Germany election: Katya Adler on importance to US and EU
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Germans today cast their vote for a new Chancellor and, potentially, a new government. Chancellor Angela Merkel officially steps down from her role at the helm after 16 years in power. While she will stay on until a new coalition government is formed, her time in the top job is no more.
Many have noted that Germany’s so-called “golden years” could well be over, the country braced to enter a new “Dutch-style” political era.
As polls closed this afternoon, the results were too close to call.
The Social Democratic Party of Germany (SPD) and the ruling Christian Democratic Union of Germany (CDU) were on 25 and 26 percent of the vote respectively, according to one exit poll.
This is good news for The Greens, political analysts say, as the party has secured a predicted 15 percent of the vote and can now go either way — with the SPD or the CDU.
The SPD or CDU would likely need to strike an alliance with The Greens to form a coalition government.
This, said Dr Alim Baluch, a professor who specialises in German politics at the University Bath, would cause a headache for the EU.
In recent years, Brussels has come under fire for its record in the environment.
Most recently, the bloc’s use of fishing super-trawlers was condemned after the Netflix documentary, ‘Seaspiracy’, exposed many of their malpractices in the world’s oceans.
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Dr Alim Baluch said The Greens would likely push Brussels on the environment more than Mrs Merkel has, and told Express.co.uk: “Yes they will pile on the pressure.
“In recent years, the EU hasn’t had a very strong record on the environment.
“A Green government will enhance that pressure, although they are today no longer The Greens of the Eighties in Germany.
“Now, you have normal politicians that are very flexible.”
He added that when the modern EU launched in the Nineties, you could “see that European integration benefited the environment quite a lot”.
He said: “In the Eighties, the Rhine was almost a dead river, and forests were dying — Western Europe didn’t look much better than Eastern Europe in terms of environment and the impact of industrial pollution.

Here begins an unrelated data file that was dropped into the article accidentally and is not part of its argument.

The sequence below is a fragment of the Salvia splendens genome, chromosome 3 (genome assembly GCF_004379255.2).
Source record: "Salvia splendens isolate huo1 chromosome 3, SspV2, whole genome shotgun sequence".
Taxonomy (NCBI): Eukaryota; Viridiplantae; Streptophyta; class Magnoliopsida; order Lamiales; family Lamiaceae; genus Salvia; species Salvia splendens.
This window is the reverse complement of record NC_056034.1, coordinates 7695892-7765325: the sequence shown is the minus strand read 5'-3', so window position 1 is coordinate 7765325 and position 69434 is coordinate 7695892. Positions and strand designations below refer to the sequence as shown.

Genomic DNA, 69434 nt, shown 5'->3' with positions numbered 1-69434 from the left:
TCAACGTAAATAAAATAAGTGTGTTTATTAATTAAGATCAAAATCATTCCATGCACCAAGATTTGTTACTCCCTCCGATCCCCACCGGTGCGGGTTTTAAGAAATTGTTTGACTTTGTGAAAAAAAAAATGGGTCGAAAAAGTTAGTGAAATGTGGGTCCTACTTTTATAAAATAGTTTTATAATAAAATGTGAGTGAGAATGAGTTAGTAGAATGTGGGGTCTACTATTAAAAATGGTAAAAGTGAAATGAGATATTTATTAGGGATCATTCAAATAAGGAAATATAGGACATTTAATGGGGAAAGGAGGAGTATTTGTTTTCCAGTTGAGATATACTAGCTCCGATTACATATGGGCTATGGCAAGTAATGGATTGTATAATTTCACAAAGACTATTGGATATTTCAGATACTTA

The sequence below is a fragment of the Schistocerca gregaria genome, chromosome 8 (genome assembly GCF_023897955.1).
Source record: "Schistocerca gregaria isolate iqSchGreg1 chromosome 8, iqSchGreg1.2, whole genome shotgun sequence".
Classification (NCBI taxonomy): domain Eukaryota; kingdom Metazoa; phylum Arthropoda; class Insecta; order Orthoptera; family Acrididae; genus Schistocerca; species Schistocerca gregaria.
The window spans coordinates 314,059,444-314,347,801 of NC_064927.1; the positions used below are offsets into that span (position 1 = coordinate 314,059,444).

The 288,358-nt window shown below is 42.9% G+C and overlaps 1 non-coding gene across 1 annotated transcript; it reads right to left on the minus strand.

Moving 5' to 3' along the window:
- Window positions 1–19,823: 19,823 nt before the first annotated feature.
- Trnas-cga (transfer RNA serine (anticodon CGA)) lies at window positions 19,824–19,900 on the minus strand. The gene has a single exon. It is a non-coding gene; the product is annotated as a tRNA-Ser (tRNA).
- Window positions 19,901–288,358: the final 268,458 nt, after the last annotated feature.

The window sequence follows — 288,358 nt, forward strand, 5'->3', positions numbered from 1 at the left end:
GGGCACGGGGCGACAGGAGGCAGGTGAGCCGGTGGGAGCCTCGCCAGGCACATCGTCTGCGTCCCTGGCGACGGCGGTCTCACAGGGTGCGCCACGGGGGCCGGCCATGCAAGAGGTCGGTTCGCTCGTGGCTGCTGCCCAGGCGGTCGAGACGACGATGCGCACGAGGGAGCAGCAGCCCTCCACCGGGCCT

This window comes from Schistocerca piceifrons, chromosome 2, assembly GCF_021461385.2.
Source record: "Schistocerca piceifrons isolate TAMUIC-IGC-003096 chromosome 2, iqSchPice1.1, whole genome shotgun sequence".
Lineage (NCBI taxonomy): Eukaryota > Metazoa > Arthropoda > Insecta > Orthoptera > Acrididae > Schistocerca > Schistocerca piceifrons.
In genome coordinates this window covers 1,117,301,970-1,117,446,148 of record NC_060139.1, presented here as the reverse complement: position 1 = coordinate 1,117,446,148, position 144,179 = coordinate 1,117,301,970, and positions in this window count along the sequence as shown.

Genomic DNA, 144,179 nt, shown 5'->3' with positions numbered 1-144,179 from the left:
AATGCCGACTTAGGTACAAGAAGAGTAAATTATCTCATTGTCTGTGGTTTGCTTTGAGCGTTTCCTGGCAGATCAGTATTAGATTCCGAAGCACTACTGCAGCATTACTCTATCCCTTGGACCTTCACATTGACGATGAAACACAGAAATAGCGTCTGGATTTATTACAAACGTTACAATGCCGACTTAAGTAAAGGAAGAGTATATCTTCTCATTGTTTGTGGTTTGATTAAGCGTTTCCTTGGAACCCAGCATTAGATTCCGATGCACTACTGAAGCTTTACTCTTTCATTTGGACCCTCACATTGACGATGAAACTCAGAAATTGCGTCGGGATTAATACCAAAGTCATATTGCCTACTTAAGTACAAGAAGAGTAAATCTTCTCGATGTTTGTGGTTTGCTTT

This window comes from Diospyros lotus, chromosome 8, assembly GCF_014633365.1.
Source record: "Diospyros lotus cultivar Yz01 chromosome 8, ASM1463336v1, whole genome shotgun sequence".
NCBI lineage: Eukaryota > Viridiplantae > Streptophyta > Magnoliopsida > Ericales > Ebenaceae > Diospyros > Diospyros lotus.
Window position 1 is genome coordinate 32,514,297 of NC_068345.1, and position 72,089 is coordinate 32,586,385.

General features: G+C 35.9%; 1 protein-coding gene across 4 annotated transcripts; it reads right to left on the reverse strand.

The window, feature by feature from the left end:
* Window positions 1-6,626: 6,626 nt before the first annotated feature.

“New laws were passed as a reaction to the strong environmental movement, and the environment improved dramatically.”
While the EU helped to rekindle Europe’s environment, it appears to have ignored the rest of the world.
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Its Common Agricultural Policy (CAP) has been the focus of the degradation.
Africa has been devastated by the CAP, as countries on the continent are plied with subsidised food to the demise of native farmers who struggle to compete with the low prices.
Atiku Abubakar, the former vice president of Nigeria, in a 2018 piece for Express.co.uk, wrote how Brexit could be “a force for good” for African nations pitted against the EU.
He said: “The EU’s single market is a great example of free trade but where it becomes a case of fortressing Europe against the rest of the world then free trade suffers.
“It imposes high tariffs, particularly on agricultural products but also minerals which punish countries such as Nigeria, preventing us from turning ourselves into an economic powerhouse.”
Mr Abubala spoke of how Nigeria, a country that employs 70 percent of its workforce in agriculture, was being hit by EU tariffs on things like sugar cane and rice.
Brian Denny, a spokesman for Trade Unionists Against the EU, in a blog post published a few years ago argued that “the EU starves Africa”.
He said the EU’s “criminal” CAP piles Africa with subsidised food at the demise of the continent’s farmers.
Oxfam has also previously warned over the programme, with Claire Godfrey, trade policy adviser for the charity, having said in 2011: “Not only does the Common Agricultural Policy hit European shoppers in their pockets but strikes a blow against the heart of development in places like Africa.
“The CAP lavishes subsidies on the UK’s wealthiest farmers and biggest landowners at the expense of millions of poorest farmers in the developing world.
“The UK Government must lobby hard within the EU to agree to an overhaul of the CAP by 2008 to put an end to the vicious cycle of overproduction and dumping.”
The Greens have been particularly vocal on the EU’s CAP and Germany’s own position on the environment.
They have long campaigned for the country’s farming sector to adapt to new environmental standards — much to the industry’s dismay.
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